Rent Shop Volunteer Join

Q. Who is Mr. Smarty Plants?

A: There are those who suspect Wildflower Center volunteers are the culpable and capable culprits. Yet, others think staff members play some, albeit small, role. You can torture us with your plant questions, but we will never reveal the Green Guru's secret identity.

Help us grow by giving to the Plant Database Fund or by becoming a member

Did you know you can access the Native Plant Information Network with your web-enabled smartphone?

Share

Ask Mr. Smarty Plants

Ask Mr. Smarty Plants is a free service provided by the staff and volunteers at the Lady Bird Johnson Wildflower Center.

Search Smarty Plants
See a list of all Smarty Plants questions

Please forgive us, but Mr. Smarty Plants has been overwhelmed by a flood of mail and must take a break for awhile to catch up. We hope to be accepting new questions again soon. Thank you!

Need help with plant identification, visit the plant identification page.

 
rate this answer
11 ratings

Friday - January 25, 2008

From: San Marcos, TX
Region: Southwest
Topic: Privacy Screening
Title: Fast-growing evergreen shrub/tree as a screening fence
Answered by: Nan Hampton

QUESTION:

Our commercially-zoned property is adjacent to a residential area. The city planning and zoning board has said okay to a vegetation boundary instead of a fence for blocking headlights. The requirements are that it reach at least 6 feet tall and be completely opaque within 2 years and it needs to be 5 feet across. We would like something that is evergreen and fast growing, but not invasive. Something that produces berries or flowers would be nice as well. Do you have any suggestions?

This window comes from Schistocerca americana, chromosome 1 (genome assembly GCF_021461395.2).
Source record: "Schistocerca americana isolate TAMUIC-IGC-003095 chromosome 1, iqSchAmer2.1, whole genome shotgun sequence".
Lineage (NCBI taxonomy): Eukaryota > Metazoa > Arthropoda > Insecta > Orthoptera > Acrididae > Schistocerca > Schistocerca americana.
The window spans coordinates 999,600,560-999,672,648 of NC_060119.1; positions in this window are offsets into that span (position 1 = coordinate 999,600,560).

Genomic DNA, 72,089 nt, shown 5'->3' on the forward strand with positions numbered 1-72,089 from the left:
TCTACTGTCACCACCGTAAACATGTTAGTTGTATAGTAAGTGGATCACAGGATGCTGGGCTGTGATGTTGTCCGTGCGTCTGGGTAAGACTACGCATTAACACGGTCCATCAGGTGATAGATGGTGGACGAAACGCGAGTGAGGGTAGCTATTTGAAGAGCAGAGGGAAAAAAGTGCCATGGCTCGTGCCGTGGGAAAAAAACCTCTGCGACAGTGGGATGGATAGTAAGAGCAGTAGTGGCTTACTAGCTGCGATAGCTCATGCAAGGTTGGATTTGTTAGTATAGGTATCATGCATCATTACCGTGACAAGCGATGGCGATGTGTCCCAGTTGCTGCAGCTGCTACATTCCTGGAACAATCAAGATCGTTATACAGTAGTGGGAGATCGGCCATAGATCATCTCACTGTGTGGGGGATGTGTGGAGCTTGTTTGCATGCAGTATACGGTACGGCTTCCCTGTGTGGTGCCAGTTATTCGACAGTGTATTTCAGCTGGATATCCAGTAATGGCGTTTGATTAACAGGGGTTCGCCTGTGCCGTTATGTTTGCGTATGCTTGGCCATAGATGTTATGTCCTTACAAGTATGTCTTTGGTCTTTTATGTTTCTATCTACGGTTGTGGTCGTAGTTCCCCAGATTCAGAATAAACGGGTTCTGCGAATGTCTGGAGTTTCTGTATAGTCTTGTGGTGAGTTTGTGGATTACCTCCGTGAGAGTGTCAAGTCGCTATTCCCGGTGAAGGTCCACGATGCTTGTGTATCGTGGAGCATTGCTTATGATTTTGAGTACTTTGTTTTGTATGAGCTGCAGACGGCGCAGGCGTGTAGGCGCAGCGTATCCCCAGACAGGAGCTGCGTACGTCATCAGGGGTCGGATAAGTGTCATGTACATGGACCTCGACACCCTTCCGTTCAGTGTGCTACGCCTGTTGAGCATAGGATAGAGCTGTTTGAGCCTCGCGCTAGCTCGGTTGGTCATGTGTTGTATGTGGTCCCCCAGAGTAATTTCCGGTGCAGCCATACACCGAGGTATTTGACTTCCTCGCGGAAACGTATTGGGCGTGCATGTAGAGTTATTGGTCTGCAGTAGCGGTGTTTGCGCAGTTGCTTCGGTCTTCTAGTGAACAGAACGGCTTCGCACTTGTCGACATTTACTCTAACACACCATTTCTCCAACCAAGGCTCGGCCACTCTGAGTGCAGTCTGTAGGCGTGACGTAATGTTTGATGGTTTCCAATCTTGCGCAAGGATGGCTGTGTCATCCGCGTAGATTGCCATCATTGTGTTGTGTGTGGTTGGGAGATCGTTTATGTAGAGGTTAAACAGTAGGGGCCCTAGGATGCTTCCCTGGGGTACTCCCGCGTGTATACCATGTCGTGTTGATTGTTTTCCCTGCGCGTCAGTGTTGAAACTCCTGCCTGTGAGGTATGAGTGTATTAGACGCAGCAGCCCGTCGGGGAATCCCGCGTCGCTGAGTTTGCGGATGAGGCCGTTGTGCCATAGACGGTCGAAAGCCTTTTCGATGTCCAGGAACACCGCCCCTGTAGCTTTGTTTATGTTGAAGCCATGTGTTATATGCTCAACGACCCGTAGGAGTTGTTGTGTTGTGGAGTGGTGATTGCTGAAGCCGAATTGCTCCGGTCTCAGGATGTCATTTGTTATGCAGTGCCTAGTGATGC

ANSWER:

There are a couple of relatively fast-growing evergreens that come to Mr. Smarty Plants' mind first:

Leucophyllum frutescens (Texas barometer bush) and Morella cerifera (wax myrtle)

There are several other evergreens that aren't quite as fast-growing, but would also serve your purpose:

Rhus virens (evergreen sumac)

Juniperus virginiana (eastern redcedar)

Ilex vomitoria (yaupon)

Sophora secundiflora (Texas mountain-laurel)

Prunus caroliniana (Carolina laurelcherry)


Leucophyllum frutescens

Morella cerifera

Rhus virens

Juniperus virginiana

Ilex vomitoria

Sophora secundiflora

Prunus caroliniana

 

 

 

More Privacy Screening Questions

Water-Wise Privacy Hedge for California
February 22, 2016 - I would like recommendations for a privacy hedge that would grow at least 12 feet tall with non-invasive roots and hopefully water-wise in Los Angeles.
view the full question and answer

Is purple bindweed good for a screen growing on a fence?
September 12, 2012 - We cleared a bunch of dead trees and tree limbs (mostly cedars and some oaks) on our semi-rural property in Driftwood and now we're left with an undesirable view onto the neighboring property. We're...
view the full question and answer

Trees for screen around pool near Dallas
June 13, 2010 - I am looking for a native plant to use around a pool to provide screening (I am putting in a 12 ft tall set of flag poles to suspend a sun screen the HOA wants me to block the flag poles) I have 8 ft ...
view the full question and answer

Shrubs for privacy in wet area in Ohio
July 13, 2011 - I am looking for flowering shrubs for Ohio that reach 8-10 feet and can handle wet feet. I am trying to avoid building a wall for privacy and would like to use flowering shrubs instead.
view the full question and answer

Hedge plant for Maui.
February 17, 2009 - Question: I live in Pukalani, Maui, Hawaii and would like to put a "living fence" around my yard for some privacy. Ideally, I want something that is going to grow fast and about 8+ feet tall for a h...
view the full question and answer

Support the Wildflower Center by Donating Online or Becoming a Member today.